PREFERRED PRACTICE PATTERNS3
4B: Impaired Posture
4E: Impaired Joint Mobility, Motor Function, Muscle Performance, and ROM Associated with Localized Inflammation
4F: Impaired Joint Mobility, Motor Function, Muscle Performance, Range of Motion, and Reflex Integrity Associated with Spinal Disorders
A 33-year-old female presents with complaints of low back pain with insidious onset and duration of over 3 months. She reports that her neck is also stiff, and driving a car has been difficult. She works for a company that provides computer technical support to many local businesses and needs to drive for her work. She has morning stiffness that generally improves with activity and exercise. There has also been a recent onset of swelling in the left knee and heel pain. There are times when the pain wakes her from sleep in the middle of the night; however, if she gets up and walks around or takes a hot shower, her pain is relieved enough to be able to go back to sleep.
She is referred to physical therapy by her rheumatologist, and has the results of several tests. Pulmonary function tests show decreased vital capacity and total lung capacity, although residual and functional residual lung volumes were increased. Hematology tests showed a mild normocytic anemia, and a normal white count. Erythrocyte sedimentation rate and alkaline and creatinine phosphatase were elevated. There was no rheumatoid factor present. Posture shows a flattening of the lumbar lordosis and a dorsal stooping posture with an accentuation of the thoracic kyphosis. There is tenderness over the spinous processes of the lumbar and thoracic vertebrae. A bony spur is palpated at the right heel at the proximal insertion of the plantar fascia. AROM is severely diminished lateral flexion of the spine, forward flexion and extension are decreased by 50%. Left knee ROM is decreased both actively and passively by 10 degrees.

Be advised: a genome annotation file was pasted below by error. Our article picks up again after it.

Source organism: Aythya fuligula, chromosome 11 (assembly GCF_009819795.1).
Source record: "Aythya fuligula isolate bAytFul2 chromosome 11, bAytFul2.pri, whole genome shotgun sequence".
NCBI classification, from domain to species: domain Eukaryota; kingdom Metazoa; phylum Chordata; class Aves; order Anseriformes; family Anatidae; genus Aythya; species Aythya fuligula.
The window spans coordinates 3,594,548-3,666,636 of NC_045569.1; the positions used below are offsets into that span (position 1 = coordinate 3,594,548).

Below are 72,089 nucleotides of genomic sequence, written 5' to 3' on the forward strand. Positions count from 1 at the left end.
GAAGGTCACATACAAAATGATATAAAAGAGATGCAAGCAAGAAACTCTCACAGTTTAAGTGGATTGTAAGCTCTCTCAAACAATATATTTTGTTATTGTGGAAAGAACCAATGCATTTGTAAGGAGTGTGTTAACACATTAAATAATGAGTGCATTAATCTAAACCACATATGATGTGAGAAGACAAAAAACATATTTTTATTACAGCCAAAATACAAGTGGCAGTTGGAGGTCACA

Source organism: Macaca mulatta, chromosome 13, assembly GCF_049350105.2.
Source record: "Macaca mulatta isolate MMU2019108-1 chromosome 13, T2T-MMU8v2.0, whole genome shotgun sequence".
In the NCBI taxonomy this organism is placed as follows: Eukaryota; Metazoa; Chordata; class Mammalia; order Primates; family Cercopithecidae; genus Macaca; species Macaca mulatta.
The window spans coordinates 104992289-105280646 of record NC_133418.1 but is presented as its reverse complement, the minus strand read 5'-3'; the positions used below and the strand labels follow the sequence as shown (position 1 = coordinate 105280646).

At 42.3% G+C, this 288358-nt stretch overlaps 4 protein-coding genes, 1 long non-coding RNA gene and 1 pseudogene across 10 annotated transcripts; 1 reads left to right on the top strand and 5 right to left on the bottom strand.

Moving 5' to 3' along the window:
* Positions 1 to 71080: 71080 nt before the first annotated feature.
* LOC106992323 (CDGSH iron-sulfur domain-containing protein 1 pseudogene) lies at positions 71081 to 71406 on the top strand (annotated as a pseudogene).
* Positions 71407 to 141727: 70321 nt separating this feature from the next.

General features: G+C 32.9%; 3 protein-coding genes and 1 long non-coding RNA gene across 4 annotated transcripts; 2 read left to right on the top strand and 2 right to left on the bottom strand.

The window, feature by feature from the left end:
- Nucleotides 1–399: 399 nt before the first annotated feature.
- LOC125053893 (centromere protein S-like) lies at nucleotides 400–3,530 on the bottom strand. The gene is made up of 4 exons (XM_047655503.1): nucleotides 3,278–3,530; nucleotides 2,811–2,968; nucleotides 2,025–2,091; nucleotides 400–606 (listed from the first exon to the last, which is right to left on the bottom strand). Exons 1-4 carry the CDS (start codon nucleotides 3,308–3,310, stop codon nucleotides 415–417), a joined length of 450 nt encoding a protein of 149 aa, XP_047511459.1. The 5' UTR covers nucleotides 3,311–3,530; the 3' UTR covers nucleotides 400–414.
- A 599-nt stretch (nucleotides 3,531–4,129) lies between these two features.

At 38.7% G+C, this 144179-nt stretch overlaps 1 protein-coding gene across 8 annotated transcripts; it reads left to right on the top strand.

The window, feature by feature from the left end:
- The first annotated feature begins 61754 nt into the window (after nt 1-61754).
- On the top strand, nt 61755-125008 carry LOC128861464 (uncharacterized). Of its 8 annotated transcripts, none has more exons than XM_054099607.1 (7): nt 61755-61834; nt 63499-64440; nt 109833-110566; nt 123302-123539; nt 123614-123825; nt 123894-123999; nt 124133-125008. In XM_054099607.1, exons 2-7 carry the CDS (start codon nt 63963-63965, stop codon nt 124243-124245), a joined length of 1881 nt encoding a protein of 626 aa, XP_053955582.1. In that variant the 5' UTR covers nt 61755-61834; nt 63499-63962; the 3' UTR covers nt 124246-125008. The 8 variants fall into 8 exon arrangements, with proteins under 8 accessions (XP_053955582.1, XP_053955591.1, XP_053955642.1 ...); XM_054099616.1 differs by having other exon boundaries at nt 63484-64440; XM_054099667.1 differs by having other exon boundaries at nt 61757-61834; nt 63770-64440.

Ankylosing spondylitis: an immobile, curved spine with forward jutting of the head. It can be seen with atrioventricular block or aortic regurgitation. (From Fuster V, Walsh RA, Harrington RA. Hurst’s The Heart. 13th ed. www.accessmedicine.com. Copyright © The McGraw-Hill Companies, Inc. All rights reserved.)
Progressive inflammation of the spinal joints that leads to bone formation, natural fusion, and often increased kyphosis of the thoracic spine.
Ankylosing means fusion; spondylitis means inflammation of the spine.
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